As I wrote in Reinventing Collapse in 2008, “…In a consumer society, anything that puts people off their shopping is dangerously disruptive, and all consumers sense this. Any expression of the truth about our lack of prospects for continued existence as a highly developed, prosperous industrial society is disruptive to the consumerist collective unconscious. There is a herd instinct to reject it, and therefore it fails, not through any overt action, but by failing to turn a profit because it is unpopular.”

Two years earlier, in a slideshow optimistically titled “Closing the Collapse Gap” (between the USSR and the USA), I wrote: “…It seems that there is a fair chance that the US economy will collapse sometime within the foreseeable future. It also would seem that we won’t be particularly well-prepared for it. As things stand, the US economy is poised to perform something like a disappearing act.”

…click on the above link to read the rest of the article…

Why Collapse is not always a bad thing: the New Book by Ugo Bardi

Why Collapse is not always a bad thing: the New Book by Ugo Bardi

If you wish to receive a review copy or want to interview the author, please contact: 
Elizabeth Hawkins | Springer Nature | Communications 
tel +49 6221 487 8130 | elizabeth.hawkins@springer.com

PRESS RELEASEWhy collapse is not always a bad thingNew book provides an analysis of the process of failure and collapse, and outlines principles that help us manage these challenges in our lives Heidelberg | New York, 12 December 2019Image: © Springer Nature 

Everyone experiences collapse in their lives: you may lose your job, get sick, or a close friend or family member may die. Collapse also happens to structures such as buildings, and on a larger scale affects whole systems like companies, communities or even civilisations. In his latest book, Before the Collapse: A Guide to the Other Side of Growth, Ugo Bardi sets out an approach for facing failure and collapse on all scales. He calls his method the “Seneca Strategy” based on the teachings of the ancient Roman philosopher, Lucius Annaeus Seneca.

Bardi draws on Seneca’s philosophy to explain why collapse is a necessary part of our lives and the world, and why trying to avoid it may lead to bigger problems later on. Seneca recognised that growth is slow but ruin is rapid, yet sudden collapse does not have to take us by surprise. In six concise chapters, Bardi outlines the science behind the collapse of complex systems, how the future can be modelled, and gives numerous examples of past and possible future collapses. Some of the cases Bardi lists include natural disasters, like Florence’s Great Flood, the collapse of a business such as the bankruptcy of the video rental service Blockbuster, as well as famines, epidemics and depopulation. As Seneca famously said: “Nothing that exists today is not the result of past collapse.”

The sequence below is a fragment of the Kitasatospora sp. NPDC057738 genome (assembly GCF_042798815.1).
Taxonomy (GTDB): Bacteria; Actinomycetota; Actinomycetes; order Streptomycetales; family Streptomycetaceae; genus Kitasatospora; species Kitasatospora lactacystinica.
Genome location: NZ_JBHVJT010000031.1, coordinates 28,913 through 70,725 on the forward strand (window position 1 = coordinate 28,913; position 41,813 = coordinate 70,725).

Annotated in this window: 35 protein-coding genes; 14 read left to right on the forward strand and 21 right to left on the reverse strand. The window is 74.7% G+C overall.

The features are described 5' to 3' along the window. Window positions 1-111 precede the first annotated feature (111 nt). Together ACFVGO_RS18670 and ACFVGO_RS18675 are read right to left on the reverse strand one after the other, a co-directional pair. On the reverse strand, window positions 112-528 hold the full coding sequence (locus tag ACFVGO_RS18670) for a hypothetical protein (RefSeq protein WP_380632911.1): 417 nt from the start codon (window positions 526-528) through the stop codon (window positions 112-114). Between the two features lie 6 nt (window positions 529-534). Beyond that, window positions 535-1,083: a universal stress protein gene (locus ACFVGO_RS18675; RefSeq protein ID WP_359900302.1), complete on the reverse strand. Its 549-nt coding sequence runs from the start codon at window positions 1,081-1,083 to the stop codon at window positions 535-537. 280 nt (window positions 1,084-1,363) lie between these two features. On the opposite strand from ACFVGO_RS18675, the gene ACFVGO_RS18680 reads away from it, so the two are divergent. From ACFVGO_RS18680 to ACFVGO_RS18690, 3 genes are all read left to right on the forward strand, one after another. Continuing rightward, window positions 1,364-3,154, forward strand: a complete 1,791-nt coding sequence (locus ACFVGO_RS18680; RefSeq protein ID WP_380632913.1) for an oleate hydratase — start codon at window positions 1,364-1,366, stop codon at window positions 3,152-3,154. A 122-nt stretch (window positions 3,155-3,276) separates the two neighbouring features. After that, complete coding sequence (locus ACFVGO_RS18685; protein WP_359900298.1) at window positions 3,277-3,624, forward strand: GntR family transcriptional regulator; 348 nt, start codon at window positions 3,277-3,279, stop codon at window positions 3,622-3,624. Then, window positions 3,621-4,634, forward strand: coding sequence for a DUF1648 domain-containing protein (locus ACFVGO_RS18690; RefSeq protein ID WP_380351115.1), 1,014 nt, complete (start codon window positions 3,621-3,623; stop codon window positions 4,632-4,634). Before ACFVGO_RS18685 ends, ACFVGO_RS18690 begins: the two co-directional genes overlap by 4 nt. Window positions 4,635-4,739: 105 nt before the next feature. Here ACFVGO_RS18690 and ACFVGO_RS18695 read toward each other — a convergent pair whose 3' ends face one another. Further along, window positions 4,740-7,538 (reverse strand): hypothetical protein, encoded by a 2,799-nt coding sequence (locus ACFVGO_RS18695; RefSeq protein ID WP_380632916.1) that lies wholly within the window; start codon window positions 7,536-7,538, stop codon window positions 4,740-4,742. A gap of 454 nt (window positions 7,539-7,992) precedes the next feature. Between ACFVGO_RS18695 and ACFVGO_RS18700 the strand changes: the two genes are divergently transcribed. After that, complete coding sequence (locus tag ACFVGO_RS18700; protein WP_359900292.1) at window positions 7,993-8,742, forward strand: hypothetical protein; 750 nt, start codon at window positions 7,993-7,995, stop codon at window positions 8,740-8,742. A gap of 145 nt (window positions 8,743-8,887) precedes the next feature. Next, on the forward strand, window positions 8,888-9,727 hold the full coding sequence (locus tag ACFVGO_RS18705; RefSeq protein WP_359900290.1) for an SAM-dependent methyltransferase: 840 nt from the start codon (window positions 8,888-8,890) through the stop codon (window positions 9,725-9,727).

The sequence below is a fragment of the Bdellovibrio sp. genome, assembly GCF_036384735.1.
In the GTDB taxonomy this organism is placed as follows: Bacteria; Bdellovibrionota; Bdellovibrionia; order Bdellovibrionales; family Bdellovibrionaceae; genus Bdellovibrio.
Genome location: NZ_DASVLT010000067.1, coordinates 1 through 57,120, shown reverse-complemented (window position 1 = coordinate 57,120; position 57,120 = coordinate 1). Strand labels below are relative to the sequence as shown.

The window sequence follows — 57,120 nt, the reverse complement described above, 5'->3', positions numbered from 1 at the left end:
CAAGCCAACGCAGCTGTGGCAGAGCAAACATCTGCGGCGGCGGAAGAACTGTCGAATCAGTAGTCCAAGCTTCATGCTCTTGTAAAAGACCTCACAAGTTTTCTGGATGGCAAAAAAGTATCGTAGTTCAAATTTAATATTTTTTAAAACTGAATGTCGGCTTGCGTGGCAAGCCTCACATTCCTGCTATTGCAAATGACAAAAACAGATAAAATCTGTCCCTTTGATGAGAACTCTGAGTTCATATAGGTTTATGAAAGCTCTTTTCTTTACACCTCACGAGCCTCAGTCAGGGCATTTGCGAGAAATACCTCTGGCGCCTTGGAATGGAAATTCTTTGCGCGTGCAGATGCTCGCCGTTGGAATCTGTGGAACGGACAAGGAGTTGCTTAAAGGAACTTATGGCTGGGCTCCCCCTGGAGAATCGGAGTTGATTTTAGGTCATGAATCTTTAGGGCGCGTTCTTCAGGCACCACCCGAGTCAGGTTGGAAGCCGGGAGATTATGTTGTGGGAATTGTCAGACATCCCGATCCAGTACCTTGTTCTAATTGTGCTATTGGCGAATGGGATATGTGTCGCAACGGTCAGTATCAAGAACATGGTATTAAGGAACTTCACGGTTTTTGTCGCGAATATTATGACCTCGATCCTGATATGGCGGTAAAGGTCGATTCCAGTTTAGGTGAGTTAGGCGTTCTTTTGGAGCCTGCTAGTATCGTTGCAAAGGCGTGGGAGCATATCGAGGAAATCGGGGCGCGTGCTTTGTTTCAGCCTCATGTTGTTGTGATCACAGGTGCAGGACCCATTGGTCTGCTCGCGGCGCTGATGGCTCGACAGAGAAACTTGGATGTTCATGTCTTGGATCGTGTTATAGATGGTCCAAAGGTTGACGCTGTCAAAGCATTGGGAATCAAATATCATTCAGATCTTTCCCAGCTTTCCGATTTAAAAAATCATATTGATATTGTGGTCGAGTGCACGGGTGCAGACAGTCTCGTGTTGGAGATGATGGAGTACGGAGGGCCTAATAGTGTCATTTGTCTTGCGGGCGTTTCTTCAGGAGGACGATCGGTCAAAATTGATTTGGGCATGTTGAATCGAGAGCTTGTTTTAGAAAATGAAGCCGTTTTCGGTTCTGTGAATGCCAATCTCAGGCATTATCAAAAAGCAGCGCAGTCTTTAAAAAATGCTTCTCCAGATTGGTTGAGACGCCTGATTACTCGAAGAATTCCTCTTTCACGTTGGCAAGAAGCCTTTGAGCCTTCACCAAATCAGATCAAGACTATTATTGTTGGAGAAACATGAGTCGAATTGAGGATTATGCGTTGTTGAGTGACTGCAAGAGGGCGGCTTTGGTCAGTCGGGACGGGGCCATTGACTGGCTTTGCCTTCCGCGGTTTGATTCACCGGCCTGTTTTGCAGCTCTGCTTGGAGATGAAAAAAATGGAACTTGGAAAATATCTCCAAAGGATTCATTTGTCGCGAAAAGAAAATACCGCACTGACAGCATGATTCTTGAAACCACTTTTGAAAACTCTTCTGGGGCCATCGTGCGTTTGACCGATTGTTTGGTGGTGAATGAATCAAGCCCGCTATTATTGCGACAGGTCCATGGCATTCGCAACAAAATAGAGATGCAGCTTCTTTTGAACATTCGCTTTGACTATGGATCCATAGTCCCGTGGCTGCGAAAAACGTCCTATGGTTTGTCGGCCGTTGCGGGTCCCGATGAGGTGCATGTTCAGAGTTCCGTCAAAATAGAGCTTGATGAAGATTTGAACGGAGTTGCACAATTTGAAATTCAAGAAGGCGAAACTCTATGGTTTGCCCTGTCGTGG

…click on the above link to read the rest of the article…

Suppressing Dissent Guarantees Disorder and Collapse

Suppressing Dissent Guarantees Disorder and Collapse

The frantic efforts of am exploitive elite to eliminate dissent only accelerates the regime’s path to collapse.

Regimes that are losing public support always make the same mistake: rather than fix the source of the loss of public trust–the few enriching themselves at the expense of the many– the regime reckons the problem is dissent: if we suppress all dissent, then everyone will accept their diminishing lot in life and the elites can continue on their merry way.

What the regimes don’t understand is dissent is the immune system of society: suppressing dissent doesn’t just get rid of pesky political protesters and conspiracy theorists; it also gets rid of the innovations and solutions society needs to adapt to changing conditions. Suppressing dissent dooms the society to sclerosis, decline and collapse.

Dissent is the relief valve: shut it down and the pressure builds to the point that the system explodes. Regimes that no longer tolerate anything but the party line fall in one of two ways: 1) the pressure builds and the masses revolt, tearing the elite from power or 2) the masses opt-out and stop working to support the regime, so the regime slowly starves and then implodes.

Here in the U.S., the suppression of dissent is the work of the corporate media and the Big Tech monopolies: Facebook, Twitter and Google.  As Mark St.Cyr and I discuss in a new no-holds-barred podcast (1:08 hours, 4 segments), Big Tech is effectively suppressing dissent via shadow banning, de-platforming and de-monetization:– shadow banning: the audience who gets to see your content is throttled back to a fraction of your pre-shadow-banning audience.

…click on the above link to read the rest of the article…

Olduvai IV: Courage
In progress...

Olduvai II: Exodus
Click on image to purchase